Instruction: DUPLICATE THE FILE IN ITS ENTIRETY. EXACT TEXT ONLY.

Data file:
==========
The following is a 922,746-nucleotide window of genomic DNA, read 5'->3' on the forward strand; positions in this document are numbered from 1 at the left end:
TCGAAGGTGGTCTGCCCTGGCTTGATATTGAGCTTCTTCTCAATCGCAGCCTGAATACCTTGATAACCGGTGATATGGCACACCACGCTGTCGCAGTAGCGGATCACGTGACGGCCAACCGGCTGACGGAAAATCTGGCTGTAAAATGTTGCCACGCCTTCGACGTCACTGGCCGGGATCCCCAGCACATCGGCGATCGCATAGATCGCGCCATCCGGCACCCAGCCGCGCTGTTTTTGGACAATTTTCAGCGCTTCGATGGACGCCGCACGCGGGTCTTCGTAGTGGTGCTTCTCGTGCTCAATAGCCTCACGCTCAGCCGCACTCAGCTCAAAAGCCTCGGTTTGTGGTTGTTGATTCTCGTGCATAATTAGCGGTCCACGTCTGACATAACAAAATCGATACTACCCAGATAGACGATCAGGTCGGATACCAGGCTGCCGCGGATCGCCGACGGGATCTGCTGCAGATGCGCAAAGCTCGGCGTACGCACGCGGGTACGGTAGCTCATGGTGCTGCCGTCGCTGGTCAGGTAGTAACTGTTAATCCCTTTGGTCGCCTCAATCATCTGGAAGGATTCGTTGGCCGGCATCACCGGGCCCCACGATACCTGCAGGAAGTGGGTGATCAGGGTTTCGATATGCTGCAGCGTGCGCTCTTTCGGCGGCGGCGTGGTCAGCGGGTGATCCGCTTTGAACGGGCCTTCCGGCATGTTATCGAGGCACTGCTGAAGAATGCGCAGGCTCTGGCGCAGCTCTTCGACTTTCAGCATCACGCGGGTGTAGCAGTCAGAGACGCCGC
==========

The following is a 922,746-nucleotide window of genomic DNA, read 5'->3' on the forward strand; positions in this document are numbered from 1 at the left end:
TCGAAGGTGGTCTGCCCTGGCTTGATATTGAGCTTCTTCTCAATCGCAGCCTGAATACCTTGATAACCGGTGATATGGCACACCACGCTGTCGCAGTAGCGGATCACGTGACGGCCAACCGGCTGACGGAAAATCTGGCTGTAAAATGTTGCCACGCCTTCGACGTCACTGGCCGGGATCCCCAGCACATCGGCGATCGCATAGATCGCGCCATCCGGCACCCAGCCGCGCTGTTTTTGGACAATTTTCAGCGCTTCGATGGACGCCGCACGCGGGTCTTCGTAGTGGTGCTTCTCGTGCTCAATAGCCTCACGCTCAGCCGCACTCAGCTCAAAAGCCTCGGTTTGTGGTTGTTGATTCTCGTGCATAATTAGCGGTCCACGTCTGACATAACAAAATCGATACTACCCAGATAGACGATCAGGTCGGATACCAGGCTGCCGCGGATCGCCGACGGGATCTGCTGCAGATGCGCAAAGCTCGGCGTACGCACGCGGGTACGGTAGCTCATGGTGCTGCCGTCGCTGGTCAGGTAGTAACTGTTAATCCCTTTGGTCGCCTCAATCATCTGGAAGGATTCGTTGGCCGGCATCACCGGGCCCCACGATACCTGCAGGAAGTGGGTGATCAGGGTTTCGATATGCTGCAGCGTGCGCTCTTTCGGCGGCGGCGTGGTCAGCGGGTGATCCGCTTTGAACGGGCCTTCCGGCATGTTATCGAGGCACTGCTGAAGAATGCGCAGGCTCTGGCGCAGCTCTTCGACTTTCAGCATCACGCGGGTGTAGCAGTCAGAGACGCCGC